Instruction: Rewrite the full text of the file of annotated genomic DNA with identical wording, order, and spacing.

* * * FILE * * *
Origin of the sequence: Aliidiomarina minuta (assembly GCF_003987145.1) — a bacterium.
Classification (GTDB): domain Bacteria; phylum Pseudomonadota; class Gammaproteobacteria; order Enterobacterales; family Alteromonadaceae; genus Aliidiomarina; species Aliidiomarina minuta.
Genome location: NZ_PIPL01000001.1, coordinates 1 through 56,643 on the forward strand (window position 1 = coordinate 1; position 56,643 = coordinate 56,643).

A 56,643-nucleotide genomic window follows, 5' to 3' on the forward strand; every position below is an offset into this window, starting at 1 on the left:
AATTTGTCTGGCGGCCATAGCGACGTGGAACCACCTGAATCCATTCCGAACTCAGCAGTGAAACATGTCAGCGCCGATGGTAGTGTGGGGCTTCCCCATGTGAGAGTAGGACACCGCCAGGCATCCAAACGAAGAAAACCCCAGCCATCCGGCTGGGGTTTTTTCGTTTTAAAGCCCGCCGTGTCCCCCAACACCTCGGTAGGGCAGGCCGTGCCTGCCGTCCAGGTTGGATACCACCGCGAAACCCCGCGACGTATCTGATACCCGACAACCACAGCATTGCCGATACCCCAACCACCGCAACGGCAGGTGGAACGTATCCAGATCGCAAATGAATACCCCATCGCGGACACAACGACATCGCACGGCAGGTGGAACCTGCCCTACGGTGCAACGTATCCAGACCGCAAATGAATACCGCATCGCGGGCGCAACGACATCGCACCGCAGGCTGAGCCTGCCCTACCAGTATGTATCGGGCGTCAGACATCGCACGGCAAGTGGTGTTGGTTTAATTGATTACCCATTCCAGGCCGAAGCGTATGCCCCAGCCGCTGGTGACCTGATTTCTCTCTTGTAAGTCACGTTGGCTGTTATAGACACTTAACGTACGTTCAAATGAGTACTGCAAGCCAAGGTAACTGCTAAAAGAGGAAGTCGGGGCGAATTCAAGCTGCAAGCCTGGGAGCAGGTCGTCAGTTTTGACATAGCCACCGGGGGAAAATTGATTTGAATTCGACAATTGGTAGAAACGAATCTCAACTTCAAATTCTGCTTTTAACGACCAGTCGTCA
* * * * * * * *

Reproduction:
Origin of the sequence: Aliidiomarina minuta (assembly GCF_003987145.1) — a bacterium.
Classification (GTDB): domain Bacteria; phylum Pseudomonadota; class Gammaproteobacteria; order Enterobacterales; family Alteromonadaceae; genus Aliidiomarina; species Aliidiomarina minuta.
Genome location: NZ_PIPL01000001.1, coordinates 1 through 56,643 on the forward strand (window position 1 = coordinate 1; position 56,643 = coordinate 56,643).

A 56,643-nucleotide genomic window follows, 5' to 3' on the forward strand; every position below is an offset into this window, starting at 1 on the left:
AATTTGTCTGGCGGCCATAGCGACGTGGAACCACCTGAATCCATTCCGAACTCAGCAGTGAAACATGTCAGCGCCGATGGTAGTGTGGGGCTTCCCCATGTGAGAGTAGGACACCGCCAGGCATCCAAACGAAGAAAACCCCAGCCATCCGGCTGGGGTTTTTTCGTTTTAAAGCCCGCCGTGTCCCCCAACACCTCGGTAGGGCAGGCCGTGCCTGCCGTCCAGGTTGGATACCACCGCGAAACCCCGCGACGTATCTGATACCCGACAACCACAGCATTGCCGATACCCCAACCACCGCAACGGCAGGTGGAACGTATCCAGATCGCAAATGAATACCCCATCGCGGACACAACGACATCGCACGGCAGGTGGAACCTGCCCTACGGTGCAACGTATCCAGACCGCAAATGAATACCGCATCGCGGGCGCAACGACATCGCACCGCAGGCTGAGCCTGCCCTACCAGTATGTATCGGGCGTCAGACATCGCACGGCAAGTGGTGTTGGTTTAATTGATTACCCATTCCAGGCCGAAGCGTATGCCCCAGCCGCTGGTGACCTGATTTCTCTCTTGTAAGTCACGTTGGCTGTTATAGACACTTAACGTACGTTCAAATGAGTACTGCAAGCCAAGGTAACTGCTAAAAGAGGAAGTCGGGGCGAATTCAAGCTGCAAGCCTGGGAGCAGGTCGTCAGTTTTGACATAGCCACCGGGGGAAAATTGATTTGAATTCGACAATTGGTAGAAACGAATCTCAACTTCAAATTCTGCTTTTAACGACCAGTCGTCA